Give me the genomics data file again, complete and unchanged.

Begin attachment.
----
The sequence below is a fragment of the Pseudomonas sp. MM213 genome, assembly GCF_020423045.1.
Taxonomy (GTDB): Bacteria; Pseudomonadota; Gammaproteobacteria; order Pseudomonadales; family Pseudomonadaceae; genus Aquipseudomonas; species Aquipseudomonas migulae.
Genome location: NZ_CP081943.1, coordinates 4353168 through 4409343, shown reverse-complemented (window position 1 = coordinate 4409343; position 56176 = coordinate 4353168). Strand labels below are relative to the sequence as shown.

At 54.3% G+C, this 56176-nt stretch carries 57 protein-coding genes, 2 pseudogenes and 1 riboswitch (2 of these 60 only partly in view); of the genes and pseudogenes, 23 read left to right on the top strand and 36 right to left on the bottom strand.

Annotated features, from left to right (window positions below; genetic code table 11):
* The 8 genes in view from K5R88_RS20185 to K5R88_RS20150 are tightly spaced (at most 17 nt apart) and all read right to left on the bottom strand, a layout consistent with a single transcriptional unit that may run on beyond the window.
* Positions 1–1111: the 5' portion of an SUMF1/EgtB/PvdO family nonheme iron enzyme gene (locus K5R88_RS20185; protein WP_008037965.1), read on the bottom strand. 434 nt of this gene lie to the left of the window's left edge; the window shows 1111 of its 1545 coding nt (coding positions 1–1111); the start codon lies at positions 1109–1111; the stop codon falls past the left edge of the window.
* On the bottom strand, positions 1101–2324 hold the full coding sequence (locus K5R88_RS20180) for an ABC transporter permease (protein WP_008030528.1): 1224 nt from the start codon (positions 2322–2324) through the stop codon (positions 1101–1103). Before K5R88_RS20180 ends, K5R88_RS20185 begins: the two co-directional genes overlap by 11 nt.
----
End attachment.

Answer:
The sequence below is a fragment of the Pseudomonas sp. MM213 genome, assembly GCF_020423045.1.
Taxonomy (GTDB): Bacteria; Pseudomonadota; Gammaproteobacteria; order Pseudomonadales; family Pseudomonadaceae; genus Aquipseudomonas; species Aquipseudomonas migulae.
Genome location: NZ_CP081943.1, coordinates 4353168 through 4409343, shown reverse-complemented (window position 1 = coordinate 4409343; position 56176 = coordinate 4353168). Strand labels below are relative to the sequence as shown.

At 54.3% G+C, this 56176-nt stretch carries 57 protein-coding genes, 2 pseudogenes and 1 riboswitch (2 of these 60 only partly in view); of the genes and pseudogenes, 23 read left to right on the top strand and 36 right to left on the bottom strand.

Annotated features, from left to right (window positions below; genetic code table 11):
* The 8 genes in view from K5R88_RS20185 to K5R88_RS20150 are tightly spaced (at most 17 nt apart) and all read right to left on the bottom strand, a layout consistent with a single transcriptional unit that may run on beyond the window.
* Positions 1–1111: the 5' portion of an SUMF1/EgtB/PvdO family nonheme iron enzyme gene (locus K5R88_RS20185; protein WP_008037965.1), read on the bottom strand. 434 nt of this gene lie to the left of the window's left edge; the window shows 1111 of its 1545 coding nt (coding positions 1–1111); the start codon lies at positions 1109–1111; the stop codon falls past the left edge of the window.
* On the bottom strand, positions 1101–2324 hold the full coding sequence (locus K5R88_RS20180) for an ABC transporter permease (protein WP_008030528.1): 1224 nt from the start codon (positions 2322–2324) through the stop codon (positions 1101–1103). Before K5R88_RS20180 ends, K5R88_RS20185 begins: the two co-directional genes overlap by 11 nt.